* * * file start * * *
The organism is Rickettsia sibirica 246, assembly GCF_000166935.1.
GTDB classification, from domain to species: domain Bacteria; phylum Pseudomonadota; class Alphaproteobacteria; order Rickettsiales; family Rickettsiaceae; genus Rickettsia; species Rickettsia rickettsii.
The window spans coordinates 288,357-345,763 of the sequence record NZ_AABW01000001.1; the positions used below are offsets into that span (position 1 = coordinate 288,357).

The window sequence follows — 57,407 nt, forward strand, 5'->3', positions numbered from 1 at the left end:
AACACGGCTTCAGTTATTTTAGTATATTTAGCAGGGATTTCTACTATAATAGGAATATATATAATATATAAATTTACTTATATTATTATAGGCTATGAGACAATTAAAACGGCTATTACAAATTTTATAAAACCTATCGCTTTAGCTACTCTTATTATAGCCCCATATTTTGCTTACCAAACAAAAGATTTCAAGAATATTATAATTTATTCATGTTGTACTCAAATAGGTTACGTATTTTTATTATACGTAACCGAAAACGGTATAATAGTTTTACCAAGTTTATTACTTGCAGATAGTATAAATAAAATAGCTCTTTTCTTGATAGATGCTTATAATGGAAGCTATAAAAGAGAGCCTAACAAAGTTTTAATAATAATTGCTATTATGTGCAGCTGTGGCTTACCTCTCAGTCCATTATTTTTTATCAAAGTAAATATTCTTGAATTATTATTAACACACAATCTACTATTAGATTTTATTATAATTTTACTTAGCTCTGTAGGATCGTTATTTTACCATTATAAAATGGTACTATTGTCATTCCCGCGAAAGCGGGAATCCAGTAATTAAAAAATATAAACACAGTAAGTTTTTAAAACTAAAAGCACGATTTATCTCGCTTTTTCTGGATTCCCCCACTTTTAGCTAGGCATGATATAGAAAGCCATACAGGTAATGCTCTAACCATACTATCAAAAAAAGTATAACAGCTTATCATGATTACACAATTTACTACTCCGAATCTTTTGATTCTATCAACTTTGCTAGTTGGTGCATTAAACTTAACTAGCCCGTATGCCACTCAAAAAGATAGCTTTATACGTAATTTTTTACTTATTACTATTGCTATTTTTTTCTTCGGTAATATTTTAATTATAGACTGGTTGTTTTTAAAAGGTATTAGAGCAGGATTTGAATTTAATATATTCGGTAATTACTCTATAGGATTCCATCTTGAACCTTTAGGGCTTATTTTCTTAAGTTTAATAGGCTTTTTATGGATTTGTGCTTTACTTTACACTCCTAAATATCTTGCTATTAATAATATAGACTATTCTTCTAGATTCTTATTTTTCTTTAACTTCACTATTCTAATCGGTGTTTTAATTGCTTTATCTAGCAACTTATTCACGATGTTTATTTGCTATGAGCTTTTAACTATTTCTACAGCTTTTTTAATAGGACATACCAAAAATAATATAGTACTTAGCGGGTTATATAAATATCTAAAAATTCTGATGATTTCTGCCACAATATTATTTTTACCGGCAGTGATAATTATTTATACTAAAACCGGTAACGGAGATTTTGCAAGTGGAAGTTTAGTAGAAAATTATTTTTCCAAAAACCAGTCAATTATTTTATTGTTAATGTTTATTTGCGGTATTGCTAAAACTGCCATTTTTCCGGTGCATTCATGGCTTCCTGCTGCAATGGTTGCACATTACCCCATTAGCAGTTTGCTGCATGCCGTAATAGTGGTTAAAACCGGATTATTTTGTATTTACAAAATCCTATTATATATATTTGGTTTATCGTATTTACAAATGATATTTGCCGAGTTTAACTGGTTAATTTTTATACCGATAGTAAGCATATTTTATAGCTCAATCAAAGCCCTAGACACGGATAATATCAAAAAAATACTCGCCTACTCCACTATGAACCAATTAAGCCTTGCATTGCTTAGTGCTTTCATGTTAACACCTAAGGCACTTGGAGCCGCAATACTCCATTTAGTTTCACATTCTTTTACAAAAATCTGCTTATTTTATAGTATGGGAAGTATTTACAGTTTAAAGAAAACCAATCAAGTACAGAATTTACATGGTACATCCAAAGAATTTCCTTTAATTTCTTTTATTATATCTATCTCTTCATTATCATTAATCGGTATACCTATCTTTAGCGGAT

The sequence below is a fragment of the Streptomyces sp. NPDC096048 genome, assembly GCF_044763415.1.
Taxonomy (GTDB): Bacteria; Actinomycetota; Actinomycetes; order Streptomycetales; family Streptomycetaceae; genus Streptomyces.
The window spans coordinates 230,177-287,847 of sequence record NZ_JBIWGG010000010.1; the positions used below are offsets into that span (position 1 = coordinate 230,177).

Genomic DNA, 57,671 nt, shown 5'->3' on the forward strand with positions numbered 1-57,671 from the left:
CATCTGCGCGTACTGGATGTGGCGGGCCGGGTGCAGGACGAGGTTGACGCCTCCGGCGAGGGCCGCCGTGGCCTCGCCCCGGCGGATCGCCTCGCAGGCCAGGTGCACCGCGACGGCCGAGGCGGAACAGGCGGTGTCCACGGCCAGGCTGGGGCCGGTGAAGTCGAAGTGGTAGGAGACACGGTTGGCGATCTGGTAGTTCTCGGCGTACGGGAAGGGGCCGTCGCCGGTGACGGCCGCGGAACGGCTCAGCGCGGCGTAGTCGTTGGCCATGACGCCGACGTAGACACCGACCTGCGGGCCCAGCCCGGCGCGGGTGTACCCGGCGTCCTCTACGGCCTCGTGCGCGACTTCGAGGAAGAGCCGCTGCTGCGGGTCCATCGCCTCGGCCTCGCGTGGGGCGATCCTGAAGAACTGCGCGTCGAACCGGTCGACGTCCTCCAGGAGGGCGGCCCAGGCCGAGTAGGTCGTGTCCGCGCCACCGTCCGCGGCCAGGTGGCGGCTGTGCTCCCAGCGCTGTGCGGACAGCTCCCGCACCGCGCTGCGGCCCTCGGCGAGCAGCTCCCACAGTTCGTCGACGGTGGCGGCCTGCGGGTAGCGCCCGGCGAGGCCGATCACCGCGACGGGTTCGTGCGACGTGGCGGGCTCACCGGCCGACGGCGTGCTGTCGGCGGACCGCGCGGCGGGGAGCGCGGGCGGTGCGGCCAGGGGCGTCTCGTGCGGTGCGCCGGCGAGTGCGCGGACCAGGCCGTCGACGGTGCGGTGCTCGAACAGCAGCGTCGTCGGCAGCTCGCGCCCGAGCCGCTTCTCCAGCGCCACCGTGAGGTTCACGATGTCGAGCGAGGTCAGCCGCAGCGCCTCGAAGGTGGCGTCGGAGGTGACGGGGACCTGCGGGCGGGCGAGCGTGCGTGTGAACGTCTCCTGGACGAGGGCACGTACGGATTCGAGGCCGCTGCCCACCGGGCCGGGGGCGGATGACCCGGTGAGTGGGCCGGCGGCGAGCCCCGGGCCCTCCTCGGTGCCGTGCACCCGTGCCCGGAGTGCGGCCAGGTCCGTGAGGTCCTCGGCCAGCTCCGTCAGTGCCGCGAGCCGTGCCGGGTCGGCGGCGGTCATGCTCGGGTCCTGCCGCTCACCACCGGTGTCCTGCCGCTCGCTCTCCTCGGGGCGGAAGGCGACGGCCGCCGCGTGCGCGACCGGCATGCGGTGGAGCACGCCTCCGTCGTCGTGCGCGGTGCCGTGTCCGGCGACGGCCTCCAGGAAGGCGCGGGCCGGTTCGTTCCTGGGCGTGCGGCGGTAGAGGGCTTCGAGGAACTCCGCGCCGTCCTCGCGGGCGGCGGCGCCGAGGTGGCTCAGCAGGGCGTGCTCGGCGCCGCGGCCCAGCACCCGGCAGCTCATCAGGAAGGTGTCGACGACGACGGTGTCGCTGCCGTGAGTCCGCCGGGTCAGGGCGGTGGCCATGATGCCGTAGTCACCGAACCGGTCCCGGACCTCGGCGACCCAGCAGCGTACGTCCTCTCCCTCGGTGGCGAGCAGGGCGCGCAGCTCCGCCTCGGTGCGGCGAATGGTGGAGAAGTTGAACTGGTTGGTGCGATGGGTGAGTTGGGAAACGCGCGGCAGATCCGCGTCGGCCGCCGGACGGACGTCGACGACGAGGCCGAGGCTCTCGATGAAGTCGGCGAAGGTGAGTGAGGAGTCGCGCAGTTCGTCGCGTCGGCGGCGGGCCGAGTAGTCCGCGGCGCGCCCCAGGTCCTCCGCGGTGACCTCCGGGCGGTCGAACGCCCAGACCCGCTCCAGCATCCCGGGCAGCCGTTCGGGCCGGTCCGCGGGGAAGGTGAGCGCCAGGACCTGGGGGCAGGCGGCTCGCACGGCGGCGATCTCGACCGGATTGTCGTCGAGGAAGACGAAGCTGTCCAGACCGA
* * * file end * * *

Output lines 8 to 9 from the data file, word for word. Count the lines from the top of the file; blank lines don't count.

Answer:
The window spans coordinates 230,177-287,847 of sequence record NZ_JBIWGG010000010.1; the positions used below are offsets into that span (position 1 = coordinate 230,177).

Genomic DNA, 57,671 nt, shown 5'->3' on the forward strand with positions numbered 1-57,671 from the left: